Intel is not a name you’d immediately associate with a smartphone. Although the Intel-powered ASUS ZenFone 2 managed to garner a few accolades even in performance, it is still just one in an ocean filled with devices running on the competing ARM CPU architecture. Still trying its luck in that smartphone market, insider sources claim that the chip maker is trying a slightly different strategy. It is said to have allocated 1,000 people into making its high-end LTE modem something that Apple won’t be able to ignore for its 2016 iPhone model.
To be clear, Intel isn’t even dreaming of supplying the CPU for the next iPhone. It probably knows that it’s a lost battle there. Apple designs its own AX system-on-chop or SoC, based on the ARM architecture, of course, and offloads the fabrication to Samsung and TSMC. Instead of trying to butt heads there, Intel will will instead vie for the LTE aspect of Apple’s SoC.
Intel’s 7360 LTE modem won’t be shipping until the end of the year and won’t be appearing in devices until early next year. But while it’s bidding its time, insider sources say that Intel has assigned a small army of its workforce to ensure that the chip will be up to Apple’s notoriously demanding standards. It is also looking to provide the fabrication muscle for Apple’s next SoC, wresting that role away from Samsung and TSMC. And there it might have a compelling advantage. It is capable of using the 14 nm manufacturing process, which Apple’s latest A9 chip uses, al lthroughout. In contrast, Samsung and TSMC still use 20 nm process for the interface of their 14 nmn chips.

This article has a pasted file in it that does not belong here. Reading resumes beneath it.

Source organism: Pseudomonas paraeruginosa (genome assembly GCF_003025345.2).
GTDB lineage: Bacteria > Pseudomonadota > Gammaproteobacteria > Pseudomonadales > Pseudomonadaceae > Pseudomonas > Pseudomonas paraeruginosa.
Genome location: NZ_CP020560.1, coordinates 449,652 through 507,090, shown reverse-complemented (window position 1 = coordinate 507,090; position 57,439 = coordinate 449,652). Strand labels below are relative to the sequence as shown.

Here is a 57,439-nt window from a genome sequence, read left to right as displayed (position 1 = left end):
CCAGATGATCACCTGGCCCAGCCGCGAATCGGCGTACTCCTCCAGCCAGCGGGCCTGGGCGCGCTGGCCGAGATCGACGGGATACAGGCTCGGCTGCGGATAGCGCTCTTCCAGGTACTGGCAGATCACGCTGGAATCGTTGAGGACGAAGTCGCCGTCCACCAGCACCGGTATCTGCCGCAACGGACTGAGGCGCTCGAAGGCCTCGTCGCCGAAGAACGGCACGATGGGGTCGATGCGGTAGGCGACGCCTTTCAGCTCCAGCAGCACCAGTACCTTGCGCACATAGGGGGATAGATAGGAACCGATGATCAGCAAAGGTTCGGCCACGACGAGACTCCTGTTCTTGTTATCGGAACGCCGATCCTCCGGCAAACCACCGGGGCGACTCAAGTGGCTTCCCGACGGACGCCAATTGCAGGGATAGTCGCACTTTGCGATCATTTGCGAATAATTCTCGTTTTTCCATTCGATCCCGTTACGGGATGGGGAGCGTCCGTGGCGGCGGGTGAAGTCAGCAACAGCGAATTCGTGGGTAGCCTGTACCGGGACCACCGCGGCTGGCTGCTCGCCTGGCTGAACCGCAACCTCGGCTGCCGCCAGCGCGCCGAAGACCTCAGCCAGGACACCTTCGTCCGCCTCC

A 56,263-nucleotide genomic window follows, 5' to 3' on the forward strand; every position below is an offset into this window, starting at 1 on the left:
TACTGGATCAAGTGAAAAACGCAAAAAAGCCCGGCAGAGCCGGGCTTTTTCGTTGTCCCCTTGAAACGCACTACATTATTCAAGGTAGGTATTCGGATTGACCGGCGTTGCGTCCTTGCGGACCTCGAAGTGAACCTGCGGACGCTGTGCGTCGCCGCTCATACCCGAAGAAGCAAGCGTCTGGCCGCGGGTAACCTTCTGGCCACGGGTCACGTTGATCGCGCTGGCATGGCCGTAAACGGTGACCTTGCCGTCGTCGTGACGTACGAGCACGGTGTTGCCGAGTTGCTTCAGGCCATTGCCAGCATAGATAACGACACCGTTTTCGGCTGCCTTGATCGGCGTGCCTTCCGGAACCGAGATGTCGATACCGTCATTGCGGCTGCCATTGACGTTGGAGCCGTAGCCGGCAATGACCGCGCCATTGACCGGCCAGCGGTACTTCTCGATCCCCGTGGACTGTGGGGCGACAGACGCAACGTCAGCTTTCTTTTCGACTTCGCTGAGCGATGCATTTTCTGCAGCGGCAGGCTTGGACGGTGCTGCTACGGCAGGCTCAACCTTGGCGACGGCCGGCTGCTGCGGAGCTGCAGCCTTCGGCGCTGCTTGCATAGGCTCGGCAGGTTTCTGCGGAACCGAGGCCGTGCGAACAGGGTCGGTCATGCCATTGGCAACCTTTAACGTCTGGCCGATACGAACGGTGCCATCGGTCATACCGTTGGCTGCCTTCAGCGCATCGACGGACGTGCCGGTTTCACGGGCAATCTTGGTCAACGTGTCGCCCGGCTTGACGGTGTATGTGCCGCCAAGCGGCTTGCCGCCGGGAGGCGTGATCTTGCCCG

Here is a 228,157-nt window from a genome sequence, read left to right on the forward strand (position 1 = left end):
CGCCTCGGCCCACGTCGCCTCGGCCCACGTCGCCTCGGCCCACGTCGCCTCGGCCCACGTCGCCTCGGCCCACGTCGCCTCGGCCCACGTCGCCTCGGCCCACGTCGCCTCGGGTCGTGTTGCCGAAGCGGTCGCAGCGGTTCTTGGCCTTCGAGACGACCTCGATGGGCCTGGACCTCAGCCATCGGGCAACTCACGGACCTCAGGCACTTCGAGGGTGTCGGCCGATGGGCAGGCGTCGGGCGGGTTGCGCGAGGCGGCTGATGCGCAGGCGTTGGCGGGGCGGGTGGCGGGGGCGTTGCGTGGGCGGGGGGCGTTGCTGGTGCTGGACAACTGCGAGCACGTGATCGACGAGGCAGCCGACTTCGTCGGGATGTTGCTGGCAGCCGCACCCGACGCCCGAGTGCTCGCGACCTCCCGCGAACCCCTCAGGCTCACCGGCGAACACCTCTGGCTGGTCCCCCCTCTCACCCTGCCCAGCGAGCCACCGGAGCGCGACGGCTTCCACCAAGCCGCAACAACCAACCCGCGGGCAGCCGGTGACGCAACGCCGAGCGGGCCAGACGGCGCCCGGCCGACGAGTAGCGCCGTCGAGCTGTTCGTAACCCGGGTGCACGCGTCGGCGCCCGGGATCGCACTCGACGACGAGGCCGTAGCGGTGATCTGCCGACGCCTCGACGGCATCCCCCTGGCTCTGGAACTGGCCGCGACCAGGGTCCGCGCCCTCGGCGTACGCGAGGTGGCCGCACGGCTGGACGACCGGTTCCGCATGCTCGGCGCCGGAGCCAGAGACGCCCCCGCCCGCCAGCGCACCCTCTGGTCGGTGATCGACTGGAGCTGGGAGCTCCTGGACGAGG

If Intel manages to bag Apple as a customer, not only would it push rival Qualcomm out of the scene, it would also be able to make a new marketing thrust on mobile. Having practically lost the market on mobile chips, it could still try to make a killing with LTE chips. After all, if you manage to convince Apple, you’ve pretty much convinced the rest of the market as well.